WEEKLY WEB WATCH: How protesters in Seattle used Internet to outmaneuver WTO

The World Trade Organization meeting in Seattle will be remembered not only for tear gas and riot police. It will also come to be seen as a watershed in the use of the Internet to support independent, dissident points of view and coverage of a major political event.

The World Trade Organization meeting in Seattle will be remembered not only for tear gas and riot police. It will also come to be seen as a watershed in the use of the Internet to support independent, dissident points of view and coverage of a major political event.

The World Trade Organization meeting in Seattle will be remembered

not only for tear gas and riot police. It will also come to be seen as a

watershed in the use of the Internet to support independent, dissident

points of view and coverage of a major political event.



Even five years ago, people would have turned to the likes of CNN to

find out what was really going on. This time around, CNN and other major

news networks may well have had the dramatic pictures. But anyone

depending on them alone for information could be forgiven for thinking

the protesters were merely a bunch of attention-seeking anarchists,

radical environmentalists and retired hippies with no coherent political

agenda or message. There were a fair number of those, but to find out

why around 40,000 people took to the streets of Seattle, there are

dozens of web sites and Internet mailing lists you could turn to.



The Seattle protest sites are best exemplified, in very different ways,

by the Independent Media Center (www.indymedia.org) and a spoof

look-alike (www.gatt.org) of the official WTO site (www.wto.org). Dozens

of journalists not affiliated to mainstream media contributed to the

Independent Media Center, which collated news about anti-WTO activities,

published it on the Web and made audio and video footage available to

other media.



Using volunteers and donated equipment and services, the Center

represents a marked step forward in the sophistication and co-ordination

of activists’ use of the Net.



The look-alike of the official WTO site is exactly the sort of online

guerrilla action for which the anti-corporate group RTMark

(www.rtmark.com) has become well known. It uses the same design,

typography and graphics as the official site to give a very alternative

take on trade globalization.



Where the official site uses the WTO Seattle ’99 logo to point to the

site it created especially for the conference, RTMark’s site uses the

same logo to take web users to a protest site (www.seattlewto.org). Next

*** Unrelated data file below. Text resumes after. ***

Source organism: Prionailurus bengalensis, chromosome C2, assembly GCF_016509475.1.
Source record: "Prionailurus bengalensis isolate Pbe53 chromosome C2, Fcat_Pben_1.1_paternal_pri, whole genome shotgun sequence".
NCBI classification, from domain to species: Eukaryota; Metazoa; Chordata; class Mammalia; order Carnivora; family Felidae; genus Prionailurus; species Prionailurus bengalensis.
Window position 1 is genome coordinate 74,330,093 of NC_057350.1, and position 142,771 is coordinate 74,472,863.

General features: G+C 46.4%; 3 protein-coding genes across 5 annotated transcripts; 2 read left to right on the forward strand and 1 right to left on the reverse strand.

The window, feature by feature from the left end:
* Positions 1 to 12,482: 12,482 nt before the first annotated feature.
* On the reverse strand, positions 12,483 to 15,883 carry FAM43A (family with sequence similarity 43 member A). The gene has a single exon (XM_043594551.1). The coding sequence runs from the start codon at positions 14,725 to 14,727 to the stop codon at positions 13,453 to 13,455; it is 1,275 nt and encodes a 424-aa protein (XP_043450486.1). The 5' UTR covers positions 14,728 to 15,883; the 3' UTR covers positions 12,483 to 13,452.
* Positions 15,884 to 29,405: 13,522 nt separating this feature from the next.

to a photograph of WTO director general Mike Moore, the spoof site says:

’The WTO’s purpose is to broaden and enforce global free trade. Global

free trade already gives multinational corporations vast powers to

enforce their will against democratic governments. Foreign policy and

even human rights considerations are not allowed to enter purchasing

decisions, and if a country is found to have chosen one product over

another for humanitarian or political reasons, that country is subject

to huge fines and embargoes.’



None of the techniques used by either the Independent Media Center or

RTMark are particularly new. But the Seattle conference is the highest

profile event they have so far been deployed around. You might not be

convinced by the arguments, but at least you’d get a better sense of

what people were so angry about than you would have gotten from the TV

news.



As far as the protesters are concerned, that is a great leap

forward.



Just a few years ago, they would have had to depend almost entirely on

the mainstream media to get their point across. There is little doubt

that this time around tens, perhaps hundreds, of thousands of people

ended up better informed than they would have been. But no matter how

much the activists despise the mainstream media, which they identify

with the same corporate interests they want to bring down, they still

depend on it to get people’s attention in the first place. And it

wouldn’t have become front-page news had the riot police not been out on

the streets of Seattle.



The Internet has some way to go yet before it replaces people who are

prepared to stand in front of the batons and tear gas.



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